“Then comes the end, when He delivers the kingdom to God the Father, when He puts an end to all rule and all authority and power” (1 Cor 15:24).
“Now when all things are made subject to Him, then the Son Himself will also be subject to Him who put all things under Him, that God may be all in all” (1 Cor 15:28).
A friend sent me this great question:
I was reading in 1 Corinthians when I was puzzled by a passage. 15:24 and 15:28 describe Christ as giving up His kingdom and becoming subject to the Father. I know His (and believers’) reign is eternal because the end of Revelation makes that clear. So, how do Paul’s statements factor in?
I’ve been puzzled by those verses as well.
We do know, as my friend points out, that Jesus’ reign is eternal. See the Book of Daniel and the Book of Revelation, esp. chaps. 21-22.
But we know that He gives the kingdom to His Father.
First Corinthians 15:24 is an allusion to Psalm 110:1, “The LORD said to my Lord, ‘Sit at My right hand, till I make Your enemies Your footstool.’”
Putting those together leads me to this conclusion:
The eternal reign of Jesus will be not only His reign, but also and especially the reign of His Father who sent Him for this very purpose.
Dave Lowery implies this sort of interpretation in The Bible Knowledge Commentary, NT edition, 1 Corinthians, p. 544.
Leon Morris says something similar in the Tyndale 1 Corinthians commentary (p. 213).
The best quote I found was in the IVP Commentary on 1 Corinthians by Alan F. Johnson (p. 293). He writes: “Joost Holleman seems to catch the right nuance: ‘Yet the idea behind the image [Ps 110:1] is that the king and God are so closely related that, although the king is the actual ruler, it is God who exercises his power through the king…Although it is Jesus who actually destroys every rule, authority, and power, it is God who acts through Jesus…'(Resurrection and Parousia: A Traditio-historical Study of Paul’s Eschatology in 1 Corinthians 15. Supplements to Novum Testamentum 84. Leiden, Netherlands: E. J. Brill, 1996, p. 60).”
As an aside, while I know of no verse which says that the Holy Spirit will rule in the kingdom, it seems likely to me that all three members of the Godhead will reign. But they do so through the person of Jesus Christ.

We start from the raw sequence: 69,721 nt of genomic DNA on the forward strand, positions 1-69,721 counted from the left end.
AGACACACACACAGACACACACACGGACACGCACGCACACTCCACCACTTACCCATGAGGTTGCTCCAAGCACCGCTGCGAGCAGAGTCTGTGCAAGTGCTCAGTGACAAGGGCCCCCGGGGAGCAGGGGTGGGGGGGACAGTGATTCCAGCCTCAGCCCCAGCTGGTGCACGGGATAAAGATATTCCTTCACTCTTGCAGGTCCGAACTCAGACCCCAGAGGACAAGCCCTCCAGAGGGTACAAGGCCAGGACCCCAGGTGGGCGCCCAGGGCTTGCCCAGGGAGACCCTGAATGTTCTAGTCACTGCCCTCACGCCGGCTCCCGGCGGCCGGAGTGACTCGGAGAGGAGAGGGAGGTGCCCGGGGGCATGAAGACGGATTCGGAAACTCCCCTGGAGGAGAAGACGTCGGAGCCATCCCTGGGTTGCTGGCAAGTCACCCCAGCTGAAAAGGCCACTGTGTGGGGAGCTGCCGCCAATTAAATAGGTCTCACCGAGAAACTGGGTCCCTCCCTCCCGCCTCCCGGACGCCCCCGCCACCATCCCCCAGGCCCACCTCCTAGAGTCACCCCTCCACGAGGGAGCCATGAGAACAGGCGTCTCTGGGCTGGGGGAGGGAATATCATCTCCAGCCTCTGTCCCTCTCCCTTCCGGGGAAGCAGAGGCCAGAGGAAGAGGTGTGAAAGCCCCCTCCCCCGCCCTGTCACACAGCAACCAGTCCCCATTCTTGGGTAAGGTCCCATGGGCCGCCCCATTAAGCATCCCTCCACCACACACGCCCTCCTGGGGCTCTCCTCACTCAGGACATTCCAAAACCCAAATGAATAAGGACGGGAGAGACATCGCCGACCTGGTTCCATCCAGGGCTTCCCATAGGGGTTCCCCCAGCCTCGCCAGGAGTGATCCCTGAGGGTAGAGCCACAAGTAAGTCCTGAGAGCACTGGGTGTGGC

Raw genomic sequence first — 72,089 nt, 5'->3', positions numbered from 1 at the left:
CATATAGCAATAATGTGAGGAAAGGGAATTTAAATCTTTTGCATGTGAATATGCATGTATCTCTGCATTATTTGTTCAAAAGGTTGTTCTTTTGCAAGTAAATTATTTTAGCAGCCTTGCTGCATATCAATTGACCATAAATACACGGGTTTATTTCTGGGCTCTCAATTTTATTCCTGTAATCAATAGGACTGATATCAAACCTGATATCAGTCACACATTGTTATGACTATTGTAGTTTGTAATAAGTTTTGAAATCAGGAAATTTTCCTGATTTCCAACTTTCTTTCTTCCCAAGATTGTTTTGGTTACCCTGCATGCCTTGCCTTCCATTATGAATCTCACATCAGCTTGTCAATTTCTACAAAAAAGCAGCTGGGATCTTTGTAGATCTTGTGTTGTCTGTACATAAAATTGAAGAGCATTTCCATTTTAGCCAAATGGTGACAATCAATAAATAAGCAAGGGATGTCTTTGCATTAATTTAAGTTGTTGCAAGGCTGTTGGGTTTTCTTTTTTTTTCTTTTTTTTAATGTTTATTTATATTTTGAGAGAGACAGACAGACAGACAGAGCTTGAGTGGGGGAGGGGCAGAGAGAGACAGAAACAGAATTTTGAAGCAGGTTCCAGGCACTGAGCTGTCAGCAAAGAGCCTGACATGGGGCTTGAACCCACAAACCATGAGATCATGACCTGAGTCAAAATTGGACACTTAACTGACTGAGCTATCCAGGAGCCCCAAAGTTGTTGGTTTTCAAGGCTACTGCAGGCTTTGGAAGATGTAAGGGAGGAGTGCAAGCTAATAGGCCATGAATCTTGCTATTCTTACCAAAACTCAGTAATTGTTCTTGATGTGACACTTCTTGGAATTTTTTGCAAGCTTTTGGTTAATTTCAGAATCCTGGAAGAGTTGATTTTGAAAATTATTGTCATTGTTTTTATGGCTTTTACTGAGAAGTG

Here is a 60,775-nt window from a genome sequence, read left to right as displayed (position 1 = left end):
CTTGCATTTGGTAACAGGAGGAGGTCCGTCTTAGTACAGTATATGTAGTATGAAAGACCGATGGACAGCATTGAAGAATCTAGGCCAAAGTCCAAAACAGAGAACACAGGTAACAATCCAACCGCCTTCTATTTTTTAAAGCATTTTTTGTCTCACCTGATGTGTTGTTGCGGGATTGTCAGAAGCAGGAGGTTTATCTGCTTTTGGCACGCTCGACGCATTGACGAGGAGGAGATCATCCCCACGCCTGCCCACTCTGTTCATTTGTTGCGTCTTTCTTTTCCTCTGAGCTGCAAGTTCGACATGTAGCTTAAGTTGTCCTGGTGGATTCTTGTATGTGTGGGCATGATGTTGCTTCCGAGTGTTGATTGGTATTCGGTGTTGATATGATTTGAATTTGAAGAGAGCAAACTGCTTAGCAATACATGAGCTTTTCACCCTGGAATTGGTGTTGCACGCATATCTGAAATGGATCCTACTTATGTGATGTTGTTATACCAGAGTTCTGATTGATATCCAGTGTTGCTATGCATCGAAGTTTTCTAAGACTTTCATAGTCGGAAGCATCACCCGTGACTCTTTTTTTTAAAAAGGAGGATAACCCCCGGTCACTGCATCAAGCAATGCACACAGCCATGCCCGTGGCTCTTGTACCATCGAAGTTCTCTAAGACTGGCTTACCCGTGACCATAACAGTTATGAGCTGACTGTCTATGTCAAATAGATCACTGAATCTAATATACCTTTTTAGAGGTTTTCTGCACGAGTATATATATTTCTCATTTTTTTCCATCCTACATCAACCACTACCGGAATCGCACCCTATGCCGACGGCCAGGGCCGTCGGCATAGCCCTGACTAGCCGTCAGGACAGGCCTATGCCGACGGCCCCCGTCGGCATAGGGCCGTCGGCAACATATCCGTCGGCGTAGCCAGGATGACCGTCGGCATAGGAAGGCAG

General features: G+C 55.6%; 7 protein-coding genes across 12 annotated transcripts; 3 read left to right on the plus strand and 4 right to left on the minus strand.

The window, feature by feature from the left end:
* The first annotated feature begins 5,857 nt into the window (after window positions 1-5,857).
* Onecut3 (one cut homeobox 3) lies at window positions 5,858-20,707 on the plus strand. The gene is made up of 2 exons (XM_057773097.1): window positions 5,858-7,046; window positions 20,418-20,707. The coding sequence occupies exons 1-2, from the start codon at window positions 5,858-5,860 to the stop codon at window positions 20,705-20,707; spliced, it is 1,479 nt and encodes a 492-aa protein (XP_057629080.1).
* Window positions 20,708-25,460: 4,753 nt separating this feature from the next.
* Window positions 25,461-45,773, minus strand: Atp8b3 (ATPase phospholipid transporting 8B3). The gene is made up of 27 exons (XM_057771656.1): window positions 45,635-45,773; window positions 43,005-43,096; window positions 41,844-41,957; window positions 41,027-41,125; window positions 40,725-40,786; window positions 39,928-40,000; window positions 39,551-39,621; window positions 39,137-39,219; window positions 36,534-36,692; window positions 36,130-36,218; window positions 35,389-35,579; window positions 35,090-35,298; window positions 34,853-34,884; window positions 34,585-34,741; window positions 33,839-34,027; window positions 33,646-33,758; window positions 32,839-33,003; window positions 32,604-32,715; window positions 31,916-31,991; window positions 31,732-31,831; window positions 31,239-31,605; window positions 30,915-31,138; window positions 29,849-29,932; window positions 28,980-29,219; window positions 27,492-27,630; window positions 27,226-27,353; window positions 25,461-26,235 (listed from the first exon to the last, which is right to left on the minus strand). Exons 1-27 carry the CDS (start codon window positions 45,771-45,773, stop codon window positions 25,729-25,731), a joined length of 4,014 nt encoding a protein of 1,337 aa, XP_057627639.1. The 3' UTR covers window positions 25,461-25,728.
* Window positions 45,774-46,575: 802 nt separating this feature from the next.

If this suggestion is correct, then the kingdom rule will be Trinitarian.
I might note in closing that Jesus’ work is divided into periods of time. We could divide His work into many phases, but I’ve chosen to highlight three phases.
He ruled in the Garden of Eden (Gen 3:8). He appeared to Abraham, Moses, the three men in the fiery furnace, and many OT saints in His preincarnate form. He became a man, lived a sinless life, ministered for three years, then died on the cross in our place. Phase one of His ministry was accomplished when He completed the work of atonement: “It is finished” (John 19:30).
But there was more work to be done. Not for atonement. But to establish His kingdom.
Jesus then spent three days in Sheol, rose from the dead, and appeared to many people over forty days. He now sits at the right hand of the Father, awaiting the day He will return and establish His kingdom (rapture, tribulation, Millennium).
After the Millennium, He will then deliver the kingdom to His Father. When He does that, phase two of His ministry will be complete. He will have completed the work of atonement, and He will have delivered the kingdom to His Father.
Phase three, if we might call it that, will be His eternal rule. Jesus will rule forever from the New Jerusalem. But as Paul says in 1 Cor 15:24, 28, Jesus’ rule will be the rule of God the Father who sent Him for this very purpose.